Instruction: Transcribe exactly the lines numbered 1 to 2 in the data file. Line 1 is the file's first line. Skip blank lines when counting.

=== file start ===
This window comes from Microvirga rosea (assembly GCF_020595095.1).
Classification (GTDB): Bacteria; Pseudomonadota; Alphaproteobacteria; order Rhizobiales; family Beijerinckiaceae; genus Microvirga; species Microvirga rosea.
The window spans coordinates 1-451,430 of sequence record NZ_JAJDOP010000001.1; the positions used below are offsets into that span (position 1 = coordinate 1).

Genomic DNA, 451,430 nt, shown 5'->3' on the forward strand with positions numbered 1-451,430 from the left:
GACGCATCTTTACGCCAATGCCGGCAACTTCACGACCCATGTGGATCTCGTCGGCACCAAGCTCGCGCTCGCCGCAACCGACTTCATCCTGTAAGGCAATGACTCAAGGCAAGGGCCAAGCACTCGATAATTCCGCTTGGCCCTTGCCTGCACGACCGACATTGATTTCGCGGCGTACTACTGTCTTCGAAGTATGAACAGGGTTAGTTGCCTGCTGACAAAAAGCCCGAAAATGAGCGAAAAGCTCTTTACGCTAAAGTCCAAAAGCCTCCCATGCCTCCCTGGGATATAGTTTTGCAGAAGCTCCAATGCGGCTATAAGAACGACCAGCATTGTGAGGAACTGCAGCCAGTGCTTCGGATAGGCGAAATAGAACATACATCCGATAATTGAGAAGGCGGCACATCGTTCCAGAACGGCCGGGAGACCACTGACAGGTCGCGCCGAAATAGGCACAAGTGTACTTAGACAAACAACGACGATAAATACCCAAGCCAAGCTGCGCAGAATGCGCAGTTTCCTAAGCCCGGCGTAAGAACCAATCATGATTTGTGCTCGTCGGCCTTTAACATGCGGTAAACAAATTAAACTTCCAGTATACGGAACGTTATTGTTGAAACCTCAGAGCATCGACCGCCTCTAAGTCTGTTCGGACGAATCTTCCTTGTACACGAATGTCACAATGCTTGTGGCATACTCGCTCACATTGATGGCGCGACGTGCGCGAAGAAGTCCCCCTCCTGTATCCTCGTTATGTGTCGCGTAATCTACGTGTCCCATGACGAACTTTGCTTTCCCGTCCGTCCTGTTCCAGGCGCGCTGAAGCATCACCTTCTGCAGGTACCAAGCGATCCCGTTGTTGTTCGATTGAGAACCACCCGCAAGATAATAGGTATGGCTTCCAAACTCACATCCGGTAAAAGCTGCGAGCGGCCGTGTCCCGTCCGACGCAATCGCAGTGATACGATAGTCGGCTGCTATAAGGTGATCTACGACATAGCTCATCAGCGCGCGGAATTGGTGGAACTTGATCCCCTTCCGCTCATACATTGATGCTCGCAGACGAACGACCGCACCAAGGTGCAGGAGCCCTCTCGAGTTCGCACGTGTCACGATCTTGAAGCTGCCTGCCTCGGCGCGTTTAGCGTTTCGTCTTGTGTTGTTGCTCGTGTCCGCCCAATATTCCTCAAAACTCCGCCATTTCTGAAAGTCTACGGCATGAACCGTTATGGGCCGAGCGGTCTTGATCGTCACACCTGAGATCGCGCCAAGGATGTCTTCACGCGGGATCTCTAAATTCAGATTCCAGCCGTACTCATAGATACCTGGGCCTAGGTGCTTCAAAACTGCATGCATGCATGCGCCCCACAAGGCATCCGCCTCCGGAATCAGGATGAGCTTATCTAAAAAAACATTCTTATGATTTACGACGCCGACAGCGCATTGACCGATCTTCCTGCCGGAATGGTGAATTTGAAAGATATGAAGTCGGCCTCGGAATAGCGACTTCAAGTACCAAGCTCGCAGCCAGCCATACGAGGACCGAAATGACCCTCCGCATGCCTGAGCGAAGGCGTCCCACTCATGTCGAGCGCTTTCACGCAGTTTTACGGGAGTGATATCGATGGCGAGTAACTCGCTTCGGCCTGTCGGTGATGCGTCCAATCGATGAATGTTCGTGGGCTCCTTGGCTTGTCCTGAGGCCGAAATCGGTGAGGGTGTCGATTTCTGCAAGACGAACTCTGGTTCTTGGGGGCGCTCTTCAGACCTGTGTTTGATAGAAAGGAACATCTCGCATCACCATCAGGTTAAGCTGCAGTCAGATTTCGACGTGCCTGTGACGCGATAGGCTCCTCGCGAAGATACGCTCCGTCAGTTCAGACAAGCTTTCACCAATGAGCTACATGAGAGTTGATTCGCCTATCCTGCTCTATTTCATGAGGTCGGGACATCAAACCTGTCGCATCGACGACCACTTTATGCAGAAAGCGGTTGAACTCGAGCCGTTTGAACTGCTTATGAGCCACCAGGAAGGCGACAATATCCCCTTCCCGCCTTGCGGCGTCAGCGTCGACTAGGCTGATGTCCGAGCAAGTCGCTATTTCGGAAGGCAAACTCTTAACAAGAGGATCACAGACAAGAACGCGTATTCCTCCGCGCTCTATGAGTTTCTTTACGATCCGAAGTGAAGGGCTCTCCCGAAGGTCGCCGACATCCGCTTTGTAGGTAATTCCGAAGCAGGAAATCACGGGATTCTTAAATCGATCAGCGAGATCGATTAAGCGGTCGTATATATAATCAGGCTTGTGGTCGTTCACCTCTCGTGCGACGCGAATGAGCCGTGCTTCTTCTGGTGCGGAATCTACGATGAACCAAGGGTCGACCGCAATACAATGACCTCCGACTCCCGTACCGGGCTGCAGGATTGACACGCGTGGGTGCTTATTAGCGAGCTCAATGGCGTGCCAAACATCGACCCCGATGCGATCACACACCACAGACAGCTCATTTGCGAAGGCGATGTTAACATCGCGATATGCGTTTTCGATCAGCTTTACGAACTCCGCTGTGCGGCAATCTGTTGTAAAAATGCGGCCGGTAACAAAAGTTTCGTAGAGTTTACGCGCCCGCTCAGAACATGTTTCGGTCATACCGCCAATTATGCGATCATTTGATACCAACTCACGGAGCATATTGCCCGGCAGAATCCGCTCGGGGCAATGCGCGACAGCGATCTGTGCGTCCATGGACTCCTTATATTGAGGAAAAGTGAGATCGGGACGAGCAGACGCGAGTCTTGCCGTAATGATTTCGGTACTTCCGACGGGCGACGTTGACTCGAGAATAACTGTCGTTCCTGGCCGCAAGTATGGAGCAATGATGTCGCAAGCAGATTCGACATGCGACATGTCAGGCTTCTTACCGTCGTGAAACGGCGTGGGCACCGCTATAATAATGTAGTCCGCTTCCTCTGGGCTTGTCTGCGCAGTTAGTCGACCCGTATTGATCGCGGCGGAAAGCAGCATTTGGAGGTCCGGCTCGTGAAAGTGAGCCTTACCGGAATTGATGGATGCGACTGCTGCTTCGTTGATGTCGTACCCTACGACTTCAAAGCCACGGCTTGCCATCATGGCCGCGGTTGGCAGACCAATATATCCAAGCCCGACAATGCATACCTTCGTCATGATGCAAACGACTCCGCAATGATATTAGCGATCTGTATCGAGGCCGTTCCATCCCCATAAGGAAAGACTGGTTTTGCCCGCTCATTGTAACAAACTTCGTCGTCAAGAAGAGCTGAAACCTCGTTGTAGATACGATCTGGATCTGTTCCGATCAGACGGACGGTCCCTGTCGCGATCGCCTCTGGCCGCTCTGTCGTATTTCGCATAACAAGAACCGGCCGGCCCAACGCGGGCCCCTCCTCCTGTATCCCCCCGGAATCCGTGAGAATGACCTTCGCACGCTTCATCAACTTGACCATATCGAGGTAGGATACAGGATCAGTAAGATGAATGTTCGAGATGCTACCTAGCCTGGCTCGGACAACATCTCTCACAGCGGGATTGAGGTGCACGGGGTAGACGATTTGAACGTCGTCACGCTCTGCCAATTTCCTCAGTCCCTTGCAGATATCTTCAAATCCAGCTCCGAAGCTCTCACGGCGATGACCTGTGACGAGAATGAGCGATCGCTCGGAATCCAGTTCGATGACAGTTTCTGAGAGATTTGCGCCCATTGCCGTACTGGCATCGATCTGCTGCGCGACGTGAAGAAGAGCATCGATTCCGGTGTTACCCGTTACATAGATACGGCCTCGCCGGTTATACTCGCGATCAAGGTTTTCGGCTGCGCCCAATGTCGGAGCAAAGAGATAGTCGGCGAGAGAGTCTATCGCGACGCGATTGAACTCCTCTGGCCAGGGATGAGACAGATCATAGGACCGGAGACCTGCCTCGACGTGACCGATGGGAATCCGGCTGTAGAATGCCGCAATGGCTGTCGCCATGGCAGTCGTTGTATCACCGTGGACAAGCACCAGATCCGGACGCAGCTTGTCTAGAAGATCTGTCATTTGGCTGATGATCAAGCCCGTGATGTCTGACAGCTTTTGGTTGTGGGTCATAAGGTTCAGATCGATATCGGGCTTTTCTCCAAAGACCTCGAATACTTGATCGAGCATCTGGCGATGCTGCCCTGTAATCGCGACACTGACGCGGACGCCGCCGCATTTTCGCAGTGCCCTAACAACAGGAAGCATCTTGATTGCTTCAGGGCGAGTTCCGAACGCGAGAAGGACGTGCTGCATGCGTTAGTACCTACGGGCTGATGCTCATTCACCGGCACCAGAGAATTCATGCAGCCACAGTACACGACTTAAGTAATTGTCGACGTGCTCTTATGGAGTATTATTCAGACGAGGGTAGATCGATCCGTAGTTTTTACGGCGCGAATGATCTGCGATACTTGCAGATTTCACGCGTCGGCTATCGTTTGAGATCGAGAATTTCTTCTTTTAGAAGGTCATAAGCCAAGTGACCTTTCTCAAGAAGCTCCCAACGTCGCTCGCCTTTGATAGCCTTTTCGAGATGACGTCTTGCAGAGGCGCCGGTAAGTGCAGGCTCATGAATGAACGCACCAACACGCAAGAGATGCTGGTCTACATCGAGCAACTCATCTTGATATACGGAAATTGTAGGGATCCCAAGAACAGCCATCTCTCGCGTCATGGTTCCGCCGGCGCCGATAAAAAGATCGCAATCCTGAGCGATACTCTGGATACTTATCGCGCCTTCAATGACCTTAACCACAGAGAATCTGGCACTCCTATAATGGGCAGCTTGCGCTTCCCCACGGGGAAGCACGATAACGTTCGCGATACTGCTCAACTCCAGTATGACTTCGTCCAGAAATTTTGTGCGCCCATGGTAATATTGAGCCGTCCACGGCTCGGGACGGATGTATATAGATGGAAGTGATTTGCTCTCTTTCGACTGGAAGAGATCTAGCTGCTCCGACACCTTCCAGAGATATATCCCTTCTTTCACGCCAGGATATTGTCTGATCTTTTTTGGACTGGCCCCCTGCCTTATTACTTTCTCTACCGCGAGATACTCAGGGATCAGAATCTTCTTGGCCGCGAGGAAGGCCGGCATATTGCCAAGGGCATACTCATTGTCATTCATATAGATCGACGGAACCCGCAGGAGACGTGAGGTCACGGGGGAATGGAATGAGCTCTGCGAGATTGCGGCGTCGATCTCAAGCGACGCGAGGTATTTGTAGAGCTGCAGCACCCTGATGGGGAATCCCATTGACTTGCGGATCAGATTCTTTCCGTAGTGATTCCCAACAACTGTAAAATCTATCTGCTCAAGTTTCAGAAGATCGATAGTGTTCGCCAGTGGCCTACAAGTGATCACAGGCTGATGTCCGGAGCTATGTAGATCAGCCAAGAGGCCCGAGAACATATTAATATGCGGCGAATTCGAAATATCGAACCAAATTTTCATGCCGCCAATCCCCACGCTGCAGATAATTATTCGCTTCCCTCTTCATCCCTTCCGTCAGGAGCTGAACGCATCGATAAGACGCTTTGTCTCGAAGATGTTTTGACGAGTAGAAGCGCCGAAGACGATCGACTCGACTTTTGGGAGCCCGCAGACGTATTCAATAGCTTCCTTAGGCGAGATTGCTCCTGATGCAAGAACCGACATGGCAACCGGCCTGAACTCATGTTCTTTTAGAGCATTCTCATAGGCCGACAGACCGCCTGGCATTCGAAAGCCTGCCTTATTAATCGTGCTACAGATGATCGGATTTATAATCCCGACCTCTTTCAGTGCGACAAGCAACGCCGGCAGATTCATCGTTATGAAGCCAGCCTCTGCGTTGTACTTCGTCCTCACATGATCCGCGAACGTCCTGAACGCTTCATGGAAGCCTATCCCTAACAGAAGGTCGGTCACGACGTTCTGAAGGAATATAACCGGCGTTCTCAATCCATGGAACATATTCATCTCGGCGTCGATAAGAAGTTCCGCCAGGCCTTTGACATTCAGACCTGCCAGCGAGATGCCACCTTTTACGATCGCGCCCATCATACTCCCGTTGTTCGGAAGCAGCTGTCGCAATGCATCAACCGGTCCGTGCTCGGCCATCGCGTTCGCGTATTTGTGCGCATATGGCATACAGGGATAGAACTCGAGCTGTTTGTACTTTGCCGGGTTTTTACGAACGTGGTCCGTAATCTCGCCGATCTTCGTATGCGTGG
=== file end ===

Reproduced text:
This window comes from Microvirga rosea (assembly GCF_020595095.1).
Classification (GTDB): Bacteria; Pseudomonadota; Alphaproteobacteria; order Rhizobiales; family Beijerinckiaceae; genus Microvirga; species Microvirga rosea.